I Want You
Album: Damita Jo
Months after the Super Bowl, Janet Jackson was still dodging questions about it. On David Letterman’s Late Show, he repeatedly asked her if it was planned or not. She replied with short, polite answers and said no each time. With one failed publicity stunt, Jackson found herself only being identified with the Super Bowl and not her new album, which was barely mentioned during the show.
For today’s teenagers, Jackson is a fossil. They hear “All For You” and think, “why is this old woman trying to sound like Britney?” For those who have grown up listening to her music, she’s a shadow of herself. For Janet, it’s a matter of reinventing herself and fighting to stay relevant.
“I Want You,” the second single off her album, Damita Jo, Jackson is vying for the neo-soul audience. Like 70s soul, the music is focused on orchestration rather than beats. Sampling from BT Express’ “They Long To Be Close To You,” and using it as is, Jackson is opting for an understated, refined sound. In the past, samples like this had been used alongside a tougher music arrangment backed with a pounding bassline (i.e. “Free Xone” from the Velvet Rope.) However, it’s an unusual genre choice, considering she has kept her distance from it.
In the single, she sings about a man she is in love with, but she can’t admit her feelings to him. Written by Kanye West, and her usual songwriting/producing team Jimmy Jam and Terry Lewis. The lyrics depend too much on similes to sell her emotions. The first simile works (“Feels like I’m going in circles/you’re like I can’t get through/Should I go left/Should I go right/Should I let you /stay for the night.”) But the second simile is stretching the idea too far, causing it not to make much sense without any clarification (It’s like a seesaw/when it comes to your love/boy when you’re up/this girl is down.”) Why is she depressed when he’s happy? Is is that she can’t share in it? Is it because he’s with someone else? Instead of her stating her confusion again, a reason should’ve been given. The rest of the lyrics are the standard descriptions an unrequited love. That one guy is the only one person who can understand her, please her, etc.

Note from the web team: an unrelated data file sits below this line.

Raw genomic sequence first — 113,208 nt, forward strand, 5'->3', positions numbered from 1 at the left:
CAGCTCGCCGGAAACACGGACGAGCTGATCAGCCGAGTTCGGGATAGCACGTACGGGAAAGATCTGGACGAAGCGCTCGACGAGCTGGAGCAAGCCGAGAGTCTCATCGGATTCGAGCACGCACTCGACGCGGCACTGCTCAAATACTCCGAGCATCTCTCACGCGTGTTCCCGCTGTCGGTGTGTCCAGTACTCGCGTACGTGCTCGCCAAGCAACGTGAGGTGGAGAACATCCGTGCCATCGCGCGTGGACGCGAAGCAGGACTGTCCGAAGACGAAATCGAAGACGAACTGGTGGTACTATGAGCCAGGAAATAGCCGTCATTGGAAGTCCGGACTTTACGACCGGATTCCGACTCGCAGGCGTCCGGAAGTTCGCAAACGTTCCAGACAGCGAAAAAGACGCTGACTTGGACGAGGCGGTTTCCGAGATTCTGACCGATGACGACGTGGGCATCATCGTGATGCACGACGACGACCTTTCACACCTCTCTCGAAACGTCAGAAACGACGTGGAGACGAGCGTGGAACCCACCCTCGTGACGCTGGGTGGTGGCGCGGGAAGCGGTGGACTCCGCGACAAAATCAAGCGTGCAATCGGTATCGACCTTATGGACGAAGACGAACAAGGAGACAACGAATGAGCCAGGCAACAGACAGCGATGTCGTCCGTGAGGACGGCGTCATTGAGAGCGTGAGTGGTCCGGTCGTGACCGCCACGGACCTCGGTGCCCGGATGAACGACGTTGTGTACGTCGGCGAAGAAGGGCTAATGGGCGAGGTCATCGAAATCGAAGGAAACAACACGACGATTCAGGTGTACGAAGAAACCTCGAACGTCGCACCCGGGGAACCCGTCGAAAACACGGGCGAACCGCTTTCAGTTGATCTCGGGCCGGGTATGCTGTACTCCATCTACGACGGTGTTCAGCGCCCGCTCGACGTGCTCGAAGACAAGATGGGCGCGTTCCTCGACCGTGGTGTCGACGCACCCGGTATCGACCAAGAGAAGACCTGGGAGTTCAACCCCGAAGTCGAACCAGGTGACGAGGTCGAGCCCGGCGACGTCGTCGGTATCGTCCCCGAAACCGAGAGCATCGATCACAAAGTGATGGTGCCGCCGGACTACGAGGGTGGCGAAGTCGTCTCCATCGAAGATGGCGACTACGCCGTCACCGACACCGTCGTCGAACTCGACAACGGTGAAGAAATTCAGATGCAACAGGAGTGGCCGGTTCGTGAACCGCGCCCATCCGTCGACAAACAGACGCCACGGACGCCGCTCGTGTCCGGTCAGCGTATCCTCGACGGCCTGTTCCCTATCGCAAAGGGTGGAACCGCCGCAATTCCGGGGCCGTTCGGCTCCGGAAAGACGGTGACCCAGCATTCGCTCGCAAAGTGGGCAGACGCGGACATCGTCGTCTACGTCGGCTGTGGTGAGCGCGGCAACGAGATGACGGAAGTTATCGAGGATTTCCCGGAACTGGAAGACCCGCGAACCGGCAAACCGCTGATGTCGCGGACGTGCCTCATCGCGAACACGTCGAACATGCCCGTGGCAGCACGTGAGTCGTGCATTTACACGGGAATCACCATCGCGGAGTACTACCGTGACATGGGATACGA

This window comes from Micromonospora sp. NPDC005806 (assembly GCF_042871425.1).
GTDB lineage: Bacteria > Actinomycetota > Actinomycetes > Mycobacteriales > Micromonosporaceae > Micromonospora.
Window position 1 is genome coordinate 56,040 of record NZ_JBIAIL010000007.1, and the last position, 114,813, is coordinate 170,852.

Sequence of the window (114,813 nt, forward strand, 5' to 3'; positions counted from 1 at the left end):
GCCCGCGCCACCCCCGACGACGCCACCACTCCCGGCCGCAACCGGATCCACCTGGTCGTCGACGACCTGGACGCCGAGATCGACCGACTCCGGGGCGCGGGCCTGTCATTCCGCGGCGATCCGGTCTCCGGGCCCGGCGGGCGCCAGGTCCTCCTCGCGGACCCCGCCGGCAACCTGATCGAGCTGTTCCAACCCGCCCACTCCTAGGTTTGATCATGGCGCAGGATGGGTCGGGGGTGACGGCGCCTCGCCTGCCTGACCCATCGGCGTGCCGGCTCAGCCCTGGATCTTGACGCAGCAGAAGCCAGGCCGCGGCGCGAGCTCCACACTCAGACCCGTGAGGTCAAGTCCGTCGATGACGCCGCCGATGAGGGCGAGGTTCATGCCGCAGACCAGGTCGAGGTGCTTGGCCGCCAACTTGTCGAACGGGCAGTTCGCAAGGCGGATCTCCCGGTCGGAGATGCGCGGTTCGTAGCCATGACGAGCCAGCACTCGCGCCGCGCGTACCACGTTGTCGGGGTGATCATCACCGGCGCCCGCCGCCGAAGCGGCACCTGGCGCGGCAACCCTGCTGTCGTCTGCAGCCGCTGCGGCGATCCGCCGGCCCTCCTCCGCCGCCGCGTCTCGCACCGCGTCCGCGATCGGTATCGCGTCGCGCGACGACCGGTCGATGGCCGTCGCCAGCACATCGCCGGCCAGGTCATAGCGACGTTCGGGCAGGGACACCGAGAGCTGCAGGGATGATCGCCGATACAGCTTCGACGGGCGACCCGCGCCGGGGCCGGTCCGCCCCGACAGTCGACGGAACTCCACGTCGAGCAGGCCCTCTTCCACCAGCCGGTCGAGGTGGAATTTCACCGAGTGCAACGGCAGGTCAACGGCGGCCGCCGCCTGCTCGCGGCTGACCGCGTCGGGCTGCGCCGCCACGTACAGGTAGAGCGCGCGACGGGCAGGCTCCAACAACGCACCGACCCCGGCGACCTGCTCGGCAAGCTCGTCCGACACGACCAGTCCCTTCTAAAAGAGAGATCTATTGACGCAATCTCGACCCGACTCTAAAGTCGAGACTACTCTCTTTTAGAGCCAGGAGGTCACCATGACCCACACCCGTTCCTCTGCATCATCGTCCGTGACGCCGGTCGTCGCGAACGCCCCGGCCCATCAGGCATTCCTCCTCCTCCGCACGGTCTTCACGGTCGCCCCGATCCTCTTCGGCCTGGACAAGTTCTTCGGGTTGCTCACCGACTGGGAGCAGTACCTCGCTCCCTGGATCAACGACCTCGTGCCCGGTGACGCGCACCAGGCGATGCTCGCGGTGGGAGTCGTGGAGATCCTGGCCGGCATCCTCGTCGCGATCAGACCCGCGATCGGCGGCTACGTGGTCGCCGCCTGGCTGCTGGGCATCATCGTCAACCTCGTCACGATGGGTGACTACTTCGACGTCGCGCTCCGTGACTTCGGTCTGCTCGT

After the hypersexualized “Just A Little While,” it’s refreshing to hear Jackson sing something tasteful. She’s incorporated sex so much into her image now, it’s easy to forget that once upon a time in the late 80s she was known for cute, innocent pop songs.